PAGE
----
Knowledge Plaza is a CMS [Scott Gavin has pointed out that it is actually more a Knowledge Management/Enterprise Search tool - see his comment] that allows a dual taxo/folkso approach, with options for a totally open folkso system, a managed folkso system, where users can use any tag they like, but an administrator effectively builds a thesuarus in the background to link synonyms and prompt future users with preferred terms, and a totally controlled vocabulary.
Social search seemed to be a buzzword this year, and Gavin talked about a function that allowed you to “use people as search engines” but as far as I could tell, this actually meant the system simply recorded everybody’s search results, websites visited, etc., and then allowed other people to run a search on specific people’s collections of information. [Actually, the system runs live Google searches on the websites particular people have looked at, as well as emails, documents, etc associated with them or that are tagged a particular way - see Scott’s comment for more details].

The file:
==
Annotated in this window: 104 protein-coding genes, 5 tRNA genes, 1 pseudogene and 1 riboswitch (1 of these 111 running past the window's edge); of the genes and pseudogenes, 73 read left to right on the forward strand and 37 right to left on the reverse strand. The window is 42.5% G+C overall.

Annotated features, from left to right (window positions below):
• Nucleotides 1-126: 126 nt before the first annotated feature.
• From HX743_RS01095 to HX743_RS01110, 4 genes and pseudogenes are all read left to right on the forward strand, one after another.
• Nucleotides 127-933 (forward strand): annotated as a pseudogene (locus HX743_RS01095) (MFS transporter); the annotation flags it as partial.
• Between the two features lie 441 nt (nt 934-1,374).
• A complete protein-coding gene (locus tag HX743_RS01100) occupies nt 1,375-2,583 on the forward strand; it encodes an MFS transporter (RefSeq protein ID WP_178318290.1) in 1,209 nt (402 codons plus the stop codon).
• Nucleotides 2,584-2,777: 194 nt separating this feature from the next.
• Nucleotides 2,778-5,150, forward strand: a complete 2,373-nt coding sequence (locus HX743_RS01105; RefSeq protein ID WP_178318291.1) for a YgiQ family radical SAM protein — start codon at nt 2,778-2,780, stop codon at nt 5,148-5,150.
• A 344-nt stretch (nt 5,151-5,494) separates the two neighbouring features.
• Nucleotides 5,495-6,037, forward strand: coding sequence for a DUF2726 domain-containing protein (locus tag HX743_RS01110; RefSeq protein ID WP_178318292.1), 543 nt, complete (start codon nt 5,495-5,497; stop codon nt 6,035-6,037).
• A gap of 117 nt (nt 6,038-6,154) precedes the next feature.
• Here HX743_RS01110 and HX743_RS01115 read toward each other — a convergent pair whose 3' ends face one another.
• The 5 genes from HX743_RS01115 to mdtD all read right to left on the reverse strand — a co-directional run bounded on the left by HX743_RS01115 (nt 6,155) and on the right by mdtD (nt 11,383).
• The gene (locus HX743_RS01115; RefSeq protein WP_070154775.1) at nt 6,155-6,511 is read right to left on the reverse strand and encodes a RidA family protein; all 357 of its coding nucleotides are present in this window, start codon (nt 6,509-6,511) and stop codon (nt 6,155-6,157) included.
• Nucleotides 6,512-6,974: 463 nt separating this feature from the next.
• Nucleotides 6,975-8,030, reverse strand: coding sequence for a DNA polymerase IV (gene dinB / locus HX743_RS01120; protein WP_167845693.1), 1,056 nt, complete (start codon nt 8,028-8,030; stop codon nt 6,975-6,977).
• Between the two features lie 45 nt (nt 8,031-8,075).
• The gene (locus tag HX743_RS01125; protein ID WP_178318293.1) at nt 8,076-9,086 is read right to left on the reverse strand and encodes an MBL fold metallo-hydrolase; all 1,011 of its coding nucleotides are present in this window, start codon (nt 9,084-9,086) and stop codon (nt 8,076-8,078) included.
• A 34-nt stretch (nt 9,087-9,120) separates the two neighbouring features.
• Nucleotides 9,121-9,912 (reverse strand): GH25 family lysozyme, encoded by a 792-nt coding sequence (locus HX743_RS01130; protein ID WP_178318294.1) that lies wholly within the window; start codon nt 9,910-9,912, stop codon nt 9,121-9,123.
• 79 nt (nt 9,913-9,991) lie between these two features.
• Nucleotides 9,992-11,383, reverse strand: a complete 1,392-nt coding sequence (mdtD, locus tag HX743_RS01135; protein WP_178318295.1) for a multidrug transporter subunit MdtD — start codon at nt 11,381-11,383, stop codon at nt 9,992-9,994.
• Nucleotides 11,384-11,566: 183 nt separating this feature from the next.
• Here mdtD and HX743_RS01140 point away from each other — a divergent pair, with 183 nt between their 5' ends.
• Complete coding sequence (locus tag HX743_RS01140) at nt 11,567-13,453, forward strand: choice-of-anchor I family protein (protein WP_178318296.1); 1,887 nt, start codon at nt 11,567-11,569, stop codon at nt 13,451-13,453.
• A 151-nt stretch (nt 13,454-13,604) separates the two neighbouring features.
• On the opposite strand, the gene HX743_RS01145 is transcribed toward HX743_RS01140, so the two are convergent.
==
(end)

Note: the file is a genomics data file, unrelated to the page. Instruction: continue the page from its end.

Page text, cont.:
Lewis’s talk wasn’t a cultural critique of the effect of social media on humanity, but a useful practical guide to how to avoid breaking the law and causing damage to brand reputation by using social media badly. Essentially - don’t pose as a genuine customer when you are working for a company and don’t disguise advertisements by making them indistinguishable from articles (which can be a bit of a grey area). She also suggested that it was better to have one company blog and get lots of people to contribute to it to keep it moving, than have lots of company blogs that are hardly ever updated.